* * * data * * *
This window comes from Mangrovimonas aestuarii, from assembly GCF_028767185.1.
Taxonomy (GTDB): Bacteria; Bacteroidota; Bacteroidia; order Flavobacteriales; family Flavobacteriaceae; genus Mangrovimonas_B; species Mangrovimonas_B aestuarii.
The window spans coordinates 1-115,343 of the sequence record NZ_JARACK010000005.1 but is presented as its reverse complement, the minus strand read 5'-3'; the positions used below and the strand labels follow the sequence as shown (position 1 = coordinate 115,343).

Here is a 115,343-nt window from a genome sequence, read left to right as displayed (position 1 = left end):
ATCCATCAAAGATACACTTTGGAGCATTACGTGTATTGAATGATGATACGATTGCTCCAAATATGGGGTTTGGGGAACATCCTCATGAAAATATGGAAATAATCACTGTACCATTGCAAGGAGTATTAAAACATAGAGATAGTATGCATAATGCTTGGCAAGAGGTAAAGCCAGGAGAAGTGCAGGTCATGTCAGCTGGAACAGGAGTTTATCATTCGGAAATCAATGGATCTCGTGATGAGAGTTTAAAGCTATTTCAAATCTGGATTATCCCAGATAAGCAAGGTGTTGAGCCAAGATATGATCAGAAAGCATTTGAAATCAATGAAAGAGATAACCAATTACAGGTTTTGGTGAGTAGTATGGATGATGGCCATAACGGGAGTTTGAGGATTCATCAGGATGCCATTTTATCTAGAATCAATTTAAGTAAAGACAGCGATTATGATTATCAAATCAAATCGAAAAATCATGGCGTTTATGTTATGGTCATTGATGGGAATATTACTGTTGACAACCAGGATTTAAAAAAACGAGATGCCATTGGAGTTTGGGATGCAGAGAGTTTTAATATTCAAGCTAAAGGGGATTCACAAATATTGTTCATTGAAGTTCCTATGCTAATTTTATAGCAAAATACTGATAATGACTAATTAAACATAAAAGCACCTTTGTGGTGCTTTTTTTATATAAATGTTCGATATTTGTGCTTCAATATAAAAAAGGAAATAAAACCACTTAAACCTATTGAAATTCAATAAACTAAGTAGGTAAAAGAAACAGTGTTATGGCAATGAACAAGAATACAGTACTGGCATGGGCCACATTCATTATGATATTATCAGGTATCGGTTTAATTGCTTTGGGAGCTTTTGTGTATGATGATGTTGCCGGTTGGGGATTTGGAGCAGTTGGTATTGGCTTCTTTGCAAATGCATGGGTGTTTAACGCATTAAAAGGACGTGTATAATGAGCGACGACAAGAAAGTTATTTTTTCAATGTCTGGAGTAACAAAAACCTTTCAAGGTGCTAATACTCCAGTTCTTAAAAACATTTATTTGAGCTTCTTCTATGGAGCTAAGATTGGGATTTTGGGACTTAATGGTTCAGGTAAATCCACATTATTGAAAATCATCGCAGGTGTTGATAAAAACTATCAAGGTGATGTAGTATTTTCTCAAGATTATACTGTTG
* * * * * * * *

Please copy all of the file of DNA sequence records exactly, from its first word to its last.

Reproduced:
This window comes from Mangrovimonas aestuarii, from assembly GCF_028767185.1.
Taxonomy (GTDB): Bacteria; Bacteroidota; Bacteroidia; order Flavobacteriales; family Flavobacteriaceae; genus Mangrovimonas_B; species Mangrovimonas_B aestuarii.
The window spans coordinates 1-115,343 of the sequence record NZ_JARACK010000005.1 but is presented as its reverse complement, the minus strand read 5'-3'; the positions used below and the strand labels follow the sequence as shown (position 1 = coordinate 115,343).

Here is a 115,343-nt window from a genome sequence, read left to right as displayed (position 1 = left end):
ATCCATCAAAGATACACTTTGGAGCATTACGTGTATTGAATGATGATACGATTGCTCCAAATATGGGGTTTGGGGAACATCCTCATGAAAATATGGAAATAATCACTGTACCATTGCAAGGAGTATTAAAACATAGAGATAGTATGCATAATGCTTGGCAAGAGGTAAAGCCAGGAGAAGTGCAGGTCATGTCAGCTGGAACAGGAGTTTATCATTCGGAAATCAATGGATCTCGTGATGAGAGTTTAAAGCTATTTCAAATCTGGATTATCCCAGATAAGCAAGGTGTTGAGCCAAGATATGATCAGAAAGCATTTGAAATCAATGAAAGAGATAACCAATTACAGGTTTTGGTGAGTAGTATGGATGATGGCCATAACGGGAGTTTGAGGATTCATCAGGATGCCATTTTATCTAGAATCAATTTAAGTAAAGACAGCGATTATGATTATCAAATCAAATCGAAAAATCATGGCGTTTATGTTATGGTCATTGATGGGAATATTACTGTTGACAACCAGGATTTAAAAAAACGAGATGCCATTGGAGTTTGGGATGCAGAGAGTTTTAATATTCAAGCTAAAGGGGATTCACAAATATTGTTCATTGAAGTTCCTATGCTAATTTTATAGCAAAATACTGATAATGACTAATTAAACATAAAAGCACCTTTGTGGTGCTTTTTTTATATAAATGTTCGATATTTGTGCTTCAATATAAAAAAGGAAATAAAACCACTTAAACCTATTGAAATTCAATAAACTAAGTAGGTAAAAGAAACAGTGTTATGGCAATGAACAAGAATACAGTACTGGCATGGGCCACATTCATTATGATATTATCAGGTATCGGTTTAATTGCTTTGGGAGCTTTTGTGTATGATGATGTTGCCGGTTGGGGATTTGGAGCAGTTGGTATTGGCTTCTTTGCAAATGCATGGGTGTTTAACGCATTAAAAGGACGTGTATAATGAGCGACGACAAGAAAGTTATTTTTTCAATGTCTGGAGTAACAAAAACCTTTCAAGGTGCTAATACTCCAGTTCTTAAAAACATTTATTTGAGCTTCTTCTATGGAGCTAAGATTGGGATTTTGGGACTTAATGGTTCAGGTAAATCCACATTATTGAAAATCATCGCAGGTGTTGATAAAAACTATCAAGGTGATGTAGTATTTTCTCAAGATTATACTGTTG